For more on such questions check:
equations-100204.html
gmat-prep2-92785.html
car-dealer-data-sufficiency-105682.html
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Collection of Questions:
PS: 1. Tough and Tricky questions; 2. Hard questions; 3. Hard questions part 2; 4. Standard deviation; 5. Tough Problem Solving Questions With Solutions; 6. Probability and Combinations Questions With Solutions; 7 Tough and tricky exponents and roots questions; 8 12 Easy Pieces (or not?); 9 Bakers' Dozen; 10 Algebra set. ,11 Mixed Questions, 12 Fresh Meat

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Re: Joe bought only twenty cent stamps and thirty cent stamps. How many  [#permalink]

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New post 13 Dec 2010, 12:44
Bunnel, thanks for the explanation.
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Re: Joe bought only twenty cent stamps and thirty cent stamps. How many  [#permalink]

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New post 13 Dec 2010, 22:23
For detailed explanation on how to solve for integral solutions, check out the following post:

http://gmatquant.blogspot.com/2010/11/integral-solutions-of-ax-by-c.html
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Re: Joe bought only twenty cent stamps and thirty cent stamps. How many  [#permalink]

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New post 05 Sep 2014, 23:59
rite2deepti wrote:
Joe bought only twenty cent stamps and thirty cent stamps. How many twenty cent stamps did he buy?

(1) Joe bought more than 8 twenty cent stamps.
(2) Joe bought a total of $2.50 worth of stamps.

The OA says C but I am getting B ..guys can you please explain

I applied my reasoning that .2x+.3y=2.50
so .2*5=1.0
.3*5=1.5
Hence we add and we can get 2.50 ..so B should be sufficient..I tried but there are no other integer choices for this combination.

Please help .... :(



1--> no suff.
2--> .20x+ .30y= 2.5 muliple by 5 to remove clumsy.

1x +1.5y= 12.5 ---> now if x= 11 then y=1 or if x= 6 then y= 5 and similar way you could get different count for 20 cent stamps.

now 1+2 --> from one we got more than 8 hence it must be suff cuz, if x= 9 or 10 , you wont get proper value for y as y should be an integer.

Hence 11 - 20 cents stamps
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Re: Joe bought only twenty cent stamps and thirty cent stamps. How many  [#permalink]

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New post 22 Jan 2018, 22:46
rite2deepti wrote:
Joe bought only twenty cent stamps and thirty cent stamps. How many twenty cent stamps did he buy?

(1) Joe bought more than 8 twenty cent stamps.
(2) Joe bought a total of $2.50 worth of stamps.

The OA says C but I am getting B ..guys can you please explain

I applied my reasoning that .2x+.3y=2.50
so .2*5=1.0
.3*5=1.5
Hence we add and we can get 2.50 ..so B should be sufficient.I tried but there are no other integer choices for this combination.

Please help .... :(


Forget conventional ways of solving math questions. For DS problems, the VA (Variable Approach) method is the quickest and easiest way to find the answer without actually solving the problem. Remember that equal numbers of variables and independent equations ensure a solution.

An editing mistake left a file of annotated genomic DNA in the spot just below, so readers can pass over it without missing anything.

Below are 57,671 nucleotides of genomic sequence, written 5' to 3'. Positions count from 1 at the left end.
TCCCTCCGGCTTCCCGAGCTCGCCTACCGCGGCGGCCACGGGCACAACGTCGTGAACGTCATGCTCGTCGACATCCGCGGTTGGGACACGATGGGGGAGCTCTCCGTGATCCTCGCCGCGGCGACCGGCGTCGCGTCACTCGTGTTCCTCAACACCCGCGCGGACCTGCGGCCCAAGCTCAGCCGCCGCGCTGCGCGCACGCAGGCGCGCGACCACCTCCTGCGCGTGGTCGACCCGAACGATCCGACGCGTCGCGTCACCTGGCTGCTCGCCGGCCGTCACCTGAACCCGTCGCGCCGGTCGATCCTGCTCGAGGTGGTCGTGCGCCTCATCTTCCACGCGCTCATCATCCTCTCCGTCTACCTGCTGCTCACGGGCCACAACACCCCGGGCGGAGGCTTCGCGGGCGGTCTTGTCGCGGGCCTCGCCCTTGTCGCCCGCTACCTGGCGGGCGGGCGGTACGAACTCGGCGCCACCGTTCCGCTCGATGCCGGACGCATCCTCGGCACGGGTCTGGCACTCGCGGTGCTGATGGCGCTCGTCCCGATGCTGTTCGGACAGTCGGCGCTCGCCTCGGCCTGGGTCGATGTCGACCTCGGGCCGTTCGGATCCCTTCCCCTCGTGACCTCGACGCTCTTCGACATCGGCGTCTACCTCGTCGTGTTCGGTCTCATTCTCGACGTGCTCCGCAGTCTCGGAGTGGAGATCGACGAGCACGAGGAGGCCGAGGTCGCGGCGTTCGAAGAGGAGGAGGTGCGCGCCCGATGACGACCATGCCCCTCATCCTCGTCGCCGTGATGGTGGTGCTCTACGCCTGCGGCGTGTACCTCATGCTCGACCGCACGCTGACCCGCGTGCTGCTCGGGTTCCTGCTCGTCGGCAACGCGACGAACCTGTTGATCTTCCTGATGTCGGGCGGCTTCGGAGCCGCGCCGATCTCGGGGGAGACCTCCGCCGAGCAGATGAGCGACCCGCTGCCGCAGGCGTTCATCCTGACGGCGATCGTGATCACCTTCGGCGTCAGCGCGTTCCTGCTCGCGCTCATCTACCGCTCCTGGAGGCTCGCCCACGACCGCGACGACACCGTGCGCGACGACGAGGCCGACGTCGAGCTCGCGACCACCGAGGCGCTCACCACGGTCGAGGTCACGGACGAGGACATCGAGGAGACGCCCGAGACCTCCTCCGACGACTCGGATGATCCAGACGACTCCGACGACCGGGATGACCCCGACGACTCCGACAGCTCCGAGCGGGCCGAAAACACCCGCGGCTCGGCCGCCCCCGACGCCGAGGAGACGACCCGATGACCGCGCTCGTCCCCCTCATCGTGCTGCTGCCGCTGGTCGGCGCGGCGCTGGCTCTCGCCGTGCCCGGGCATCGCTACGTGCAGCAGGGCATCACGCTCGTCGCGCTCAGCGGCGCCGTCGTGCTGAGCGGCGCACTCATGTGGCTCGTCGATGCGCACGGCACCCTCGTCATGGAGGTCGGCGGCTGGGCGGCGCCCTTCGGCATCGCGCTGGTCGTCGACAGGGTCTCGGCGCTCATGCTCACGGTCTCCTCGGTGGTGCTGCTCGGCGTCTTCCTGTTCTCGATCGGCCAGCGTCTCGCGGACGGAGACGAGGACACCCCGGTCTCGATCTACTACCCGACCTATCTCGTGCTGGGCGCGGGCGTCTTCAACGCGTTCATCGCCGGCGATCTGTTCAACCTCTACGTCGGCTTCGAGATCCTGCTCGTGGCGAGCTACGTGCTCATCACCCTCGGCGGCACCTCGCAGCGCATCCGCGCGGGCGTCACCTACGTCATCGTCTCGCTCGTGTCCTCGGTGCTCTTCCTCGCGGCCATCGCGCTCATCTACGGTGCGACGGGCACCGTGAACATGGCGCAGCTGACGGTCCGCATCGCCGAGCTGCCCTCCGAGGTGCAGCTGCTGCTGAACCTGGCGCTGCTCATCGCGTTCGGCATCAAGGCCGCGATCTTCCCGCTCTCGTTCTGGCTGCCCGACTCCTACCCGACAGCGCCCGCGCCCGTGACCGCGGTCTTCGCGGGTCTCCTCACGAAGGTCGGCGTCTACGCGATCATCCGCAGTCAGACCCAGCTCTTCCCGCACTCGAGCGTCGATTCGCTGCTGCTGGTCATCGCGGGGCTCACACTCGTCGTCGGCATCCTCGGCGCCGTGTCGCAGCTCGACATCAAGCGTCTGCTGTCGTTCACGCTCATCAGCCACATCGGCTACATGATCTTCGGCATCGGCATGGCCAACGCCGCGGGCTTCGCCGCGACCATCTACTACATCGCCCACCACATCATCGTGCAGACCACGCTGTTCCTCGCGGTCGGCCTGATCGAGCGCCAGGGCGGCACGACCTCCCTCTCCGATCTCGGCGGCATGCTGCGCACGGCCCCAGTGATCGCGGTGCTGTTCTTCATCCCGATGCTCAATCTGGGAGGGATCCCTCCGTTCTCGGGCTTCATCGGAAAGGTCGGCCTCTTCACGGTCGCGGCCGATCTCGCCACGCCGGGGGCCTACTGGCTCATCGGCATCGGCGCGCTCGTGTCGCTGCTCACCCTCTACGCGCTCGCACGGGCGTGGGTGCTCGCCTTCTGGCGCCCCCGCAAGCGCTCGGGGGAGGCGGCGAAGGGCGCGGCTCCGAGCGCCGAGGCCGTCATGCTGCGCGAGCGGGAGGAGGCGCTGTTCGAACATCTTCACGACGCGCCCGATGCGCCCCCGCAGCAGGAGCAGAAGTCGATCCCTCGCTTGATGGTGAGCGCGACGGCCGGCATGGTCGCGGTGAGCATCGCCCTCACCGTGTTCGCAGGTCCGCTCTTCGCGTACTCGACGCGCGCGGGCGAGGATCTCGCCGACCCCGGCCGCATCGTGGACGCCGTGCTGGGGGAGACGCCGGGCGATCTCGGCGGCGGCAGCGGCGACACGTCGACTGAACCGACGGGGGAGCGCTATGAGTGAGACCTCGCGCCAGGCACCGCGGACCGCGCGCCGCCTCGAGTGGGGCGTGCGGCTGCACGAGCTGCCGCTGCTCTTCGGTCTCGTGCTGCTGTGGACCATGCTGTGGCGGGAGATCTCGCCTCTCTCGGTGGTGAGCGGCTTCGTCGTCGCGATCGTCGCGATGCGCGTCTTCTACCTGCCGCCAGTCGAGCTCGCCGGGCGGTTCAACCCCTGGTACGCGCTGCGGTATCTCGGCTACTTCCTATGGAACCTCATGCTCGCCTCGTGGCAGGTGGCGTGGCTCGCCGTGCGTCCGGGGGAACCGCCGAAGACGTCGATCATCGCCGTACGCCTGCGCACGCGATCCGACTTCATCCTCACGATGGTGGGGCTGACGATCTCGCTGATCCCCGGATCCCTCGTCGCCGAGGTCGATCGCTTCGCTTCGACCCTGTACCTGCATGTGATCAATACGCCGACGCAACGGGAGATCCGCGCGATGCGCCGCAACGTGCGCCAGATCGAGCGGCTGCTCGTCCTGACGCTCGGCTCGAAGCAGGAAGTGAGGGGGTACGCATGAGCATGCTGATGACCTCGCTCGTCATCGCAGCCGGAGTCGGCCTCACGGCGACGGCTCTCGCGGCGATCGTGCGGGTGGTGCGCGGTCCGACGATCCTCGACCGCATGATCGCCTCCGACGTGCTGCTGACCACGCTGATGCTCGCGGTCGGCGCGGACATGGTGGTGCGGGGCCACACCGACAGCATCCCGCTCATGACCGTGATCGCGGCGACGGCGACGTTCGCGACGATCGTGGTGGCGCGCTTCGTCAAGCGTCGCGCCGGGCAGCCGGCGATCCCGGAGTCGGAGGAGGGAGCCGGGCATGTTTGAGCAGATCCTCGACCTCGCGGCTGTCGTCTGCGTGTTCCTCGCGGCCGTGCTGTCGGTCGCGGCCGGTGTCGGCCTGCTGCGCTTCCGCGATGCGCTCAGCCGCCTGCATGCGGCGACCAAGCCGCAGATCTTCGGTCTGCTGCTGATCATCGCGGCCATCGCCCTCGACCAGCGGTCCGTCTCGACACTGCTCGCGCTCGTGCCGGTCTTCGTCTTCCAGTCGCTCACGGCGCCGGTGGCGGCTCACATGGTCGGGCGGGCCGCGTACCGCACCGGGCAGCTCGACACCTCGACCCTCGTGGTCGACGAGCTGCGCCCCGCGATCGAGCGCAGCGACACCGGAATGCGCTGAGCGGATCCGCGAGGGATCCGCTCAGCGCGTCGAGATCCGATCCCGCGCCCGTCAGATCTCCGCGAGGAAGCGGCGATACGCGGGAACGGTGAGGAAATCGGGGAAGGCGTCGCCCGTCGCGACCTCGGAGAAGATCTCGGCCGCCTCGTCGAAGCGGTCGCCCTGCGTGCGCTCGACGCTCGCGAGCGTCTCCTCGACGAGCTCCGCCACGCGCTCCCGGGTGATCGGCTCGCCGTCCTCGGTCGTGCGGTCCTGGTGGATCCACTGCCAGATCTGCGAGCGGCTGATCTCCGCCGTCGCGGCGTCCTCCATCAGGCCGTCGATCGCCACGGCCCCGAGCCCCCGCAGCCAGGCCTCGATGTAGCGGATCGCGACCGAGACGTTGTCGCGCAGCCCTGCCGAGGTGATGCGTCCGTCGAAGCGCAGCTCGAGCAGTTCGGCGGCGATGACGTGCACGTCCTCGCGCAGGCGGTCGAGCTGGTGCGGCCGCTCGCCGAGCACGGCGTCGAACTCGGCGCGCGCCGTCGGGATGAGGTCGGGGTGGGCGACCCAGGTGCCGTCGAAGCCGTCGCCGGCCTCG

Assume a and b are number of stamps with twenty cents and thirty cents, respectively.

Since we have 2 variables (a and b) and 0 equations, C is most likely to be the answer. So, we should consider 1) & 2) first.

Conditions 1) & 2):

a > 8
0.2a + 0.3b = 2.5
2a + 3b = 25

Case 1: a = 9
We have 18 + 3b = 25 or 3b = 7. It doesn't have an integer solution.

Case 2: a = 10
We have 20 + 3b = 25 or 3b = 7. It doesn't have an integer solution.

Case 3: a = 11
We have 22 + 3b = 25 or 3b = 3. Thus the pair of a = 11, b = 1 is a solution.

Case 4: a = 12
We have 24 + 3b = 25 or 3b = 1. It doesn't have an integer solution.

Thus we have a unique solution.

Both conditions together are sufficient.

Since this is an integer question (one of the key question areas), we should also consider choices A and B by CMT(Common Mistake Type) 4(A).

Condition 1) a > 8.
We can't specify the value of a from the condition 1).
The condition 1) is not sufficient.

Condition 2) 2a + 3b = 25
We have solutions a = 2, b = 7 and a = 5, b = 5.
Since it doesn't have a unique solution, the condition 2) is not sufficient.

Therefore, the answer is C.

Normally, in problems which require 2 equations, such as those in which the original conditions include 2 variables, or 3 variables and 1 equation, or 4 variables and 2 equations, each of conditions 1) and 2) provide an additional equation. In these problems, the two key possibilities are that C is the answer (with probability 70%), and E is the answer (with probability 25%). Thus, there is only a 5% chance that A, B or D is the answer. This occurs in common mistake types 3 and 4. Since C (both conditions together are sufficient) is the most likely answer, we save time by first checking whether conditions 1) and 2) are sufficient, when taken together. Obviously, there may be cases in which the answer is A, B, D or E, but if conditions 1) and 2) are NOT sufficient when taken together, the answer must be E.
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Re: Joe bought only twenty cent stamps and thirty cent stamps. How many &nbs [#permalink] 22 Jan 2018, 22:46